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Monaco: Bryant is the real boss in L.A. (Nov. 12)

By Mike Monaco | Monday, November 12, 2012

The player-coach is back.

In a move that stirred up memories of former Celtics legend Bill Russell and his ridiculously successful three-year stint as both a three-time All-Star and a two-time championship-winning coach, the Los Angeles Lakers fired Mike Brown on Friday.

Enter Kobe Bryant, de facto player-coach.

In Wednesday’s loss to the Jazz and in a now-infamous YouTube video, the ever-intense Bryant directed his “death stare” at Brown, and in less than 48 hours Bryant seemingly ousted the man who was in just the second year of a four-year, $18 million deal.

Yes, Kobe Bryant is bigger than his coach. Kobe Bryant is the modern-day player-coach.

Brown’s Princeton offense clearly wasn’t working in Lakerland. The win-now lineup of Dwight Howard, Pau Gasol, Ron Artest, Steve Nash and Kobe was expected to dominate the Western Conference, especially after the James Harden trade left the Thunder worse off.

But the Lakers struggled mightily in the first five games of the season, going 1-4 during a time when three of its four stars were battling injuries. Howard is still recovering from back surgery. Nash played just one and a half games of that first quintet and Bryant has been playing through a foot ailment.

Yet something about Brown’s firing screams that Kobe played a part. Bryant has clashed with coaches in the past, and he always has gotten his way. The Lakers are now on their ninth coach (Bernie Bickerstaff holds the position in the interim) during the Kobe Bryant era.

Phil Jackson went through various stints in Los Angeles and won five titles with Kobe, but they still had their problems. After a tumultuous 2003-04 season that ended Jackson’s first stint coaching Kobe, Jackson wrote a book detailing the campaign. In the book he criticized Bryant, calling him “uncoachable.” And Jackson is exactly right. Bryant is uncoachable. He’s bigger than the team. He’s bigger than the coach.

This isn’t a Little League, high school, college or even a functional professional team, where coaches have the final say. The Lakers are run differently, because Kobe runs them differently.

Can you imagine a Duke Blue Devil shooting a death stare at Mike Krzyzewski and living to play another day? Can you imagine your high school coach getting fired because you didn’t fit well within the offense? Certainly not, because that’s not the way sports are supposed to work. Yet that’s how it works in Los Angeles, where Kobe seems to have the sway to depose a coach like Brown.

Granted, the NBA is different from CYO or Pop Warner. It’s hard to imagine Brown walking into practice Thursday and making Kobe run suicides for an hour for insubordination. That’s just not the way professional sports work. The players and coaches are similar in age and even closer in ego size.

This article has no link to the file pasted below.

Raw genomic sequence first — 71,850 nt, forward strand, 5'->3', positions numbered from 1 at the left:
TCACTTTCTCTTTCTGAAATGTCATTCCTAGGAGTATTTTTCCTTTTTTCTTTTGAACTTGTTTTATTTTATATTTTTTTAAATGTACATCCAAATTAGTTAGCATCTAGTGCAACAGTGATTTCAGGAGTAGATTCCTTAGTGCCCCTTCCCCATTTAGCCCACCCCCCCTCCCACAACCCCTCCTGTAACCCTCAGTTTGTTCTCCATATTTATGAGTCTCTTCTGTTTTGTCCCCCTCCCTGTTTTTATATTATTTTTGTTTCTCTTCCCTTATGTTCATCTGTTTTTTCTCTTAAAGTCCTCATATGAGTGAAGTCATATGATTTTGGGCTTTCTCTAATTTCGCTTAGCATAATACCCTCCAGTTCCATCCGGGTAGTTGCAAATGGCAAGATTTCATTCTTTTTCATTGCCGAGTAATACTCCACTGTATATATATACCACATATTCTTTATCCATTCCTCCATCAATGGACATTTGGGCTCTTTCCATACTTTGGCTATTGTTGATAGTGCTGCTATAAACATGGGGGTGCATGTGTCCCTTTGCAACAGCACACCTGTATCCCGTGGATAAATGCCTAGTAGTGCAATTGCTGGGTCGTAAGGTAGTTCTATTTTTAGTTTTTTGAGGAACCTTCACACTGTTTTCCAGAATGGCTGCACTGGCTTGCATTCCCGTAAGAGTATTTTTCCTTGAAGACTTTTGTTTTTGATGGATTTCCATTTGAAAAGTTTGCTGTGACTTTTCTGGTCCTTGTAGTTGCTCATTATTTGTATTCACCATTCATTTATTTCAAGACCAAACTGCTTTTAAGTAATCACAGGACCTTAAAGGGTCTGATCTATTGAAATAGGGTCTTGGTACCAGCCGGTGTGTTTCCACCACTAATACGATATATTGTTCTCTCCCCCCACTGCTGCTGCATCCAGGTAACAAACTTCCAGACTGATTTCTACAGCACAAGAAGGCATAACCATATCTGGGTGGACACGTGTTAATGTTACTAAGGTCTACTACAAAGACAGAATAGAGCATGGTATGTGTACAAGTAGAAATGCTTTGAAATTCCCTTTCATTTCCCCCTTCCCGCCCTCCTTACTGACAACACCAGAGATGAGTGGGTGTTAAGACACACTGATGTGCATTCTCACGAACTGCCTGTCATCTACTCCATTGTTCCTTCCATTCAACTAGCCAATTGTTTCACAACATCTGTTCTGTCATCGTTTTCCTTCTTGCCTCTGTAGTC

The best teams have a mutual respect between the superstars and the coaches. Doc Rivers, Paul Pierce and Kevin Garnett are equals with a respect for each cog’s role in the Celtic machine. Tim Duncan and Gregg Popovich have made a model out of a winning squad in which the player and the coach are the key constants, and their relationship is predicated on respect.

But Kobe doesn’t have that respect for his coaches and, as a result, Brown got fired.

Now obviously it wasn’t just because Kobe gave Brown the stink eye. Ownership was undoubtedly fed up with the 1-4 start after emptying the piggy bank to make a championship run. But if Kobe doesn’t sign off on it, do you really think Brown is getting his pink slip?

And is it really even a pink slip? Brown will get $11 million no matter how long he lasts on the unemployment line. That number seems even crazier when you consider just how early in the season he was canned. Five games. Five games out of an 82-game season. It’s the equivalent of being fired with 1:28 left in the first game of the NFL season, or in the eighth inning of the tenth game in the MLB, or before the end of the third quarter in game one of a 12-game college football season. The bottom-line: It was too soon.

Give the Lakers and their stars a chance to get healthy and get accustomed to playing with one another. But that’s not what happened. Instead, Brown was showed the door and now the Lakers are trying to successfully woo Jackson back.

Are 11 NBA championships enough to warrant some respect from Kobe?

Contact Mike Monaco at jmonaco@nd.edu

The views expressed in this Sports Authority are those of the author and not necessarily those of The Observer.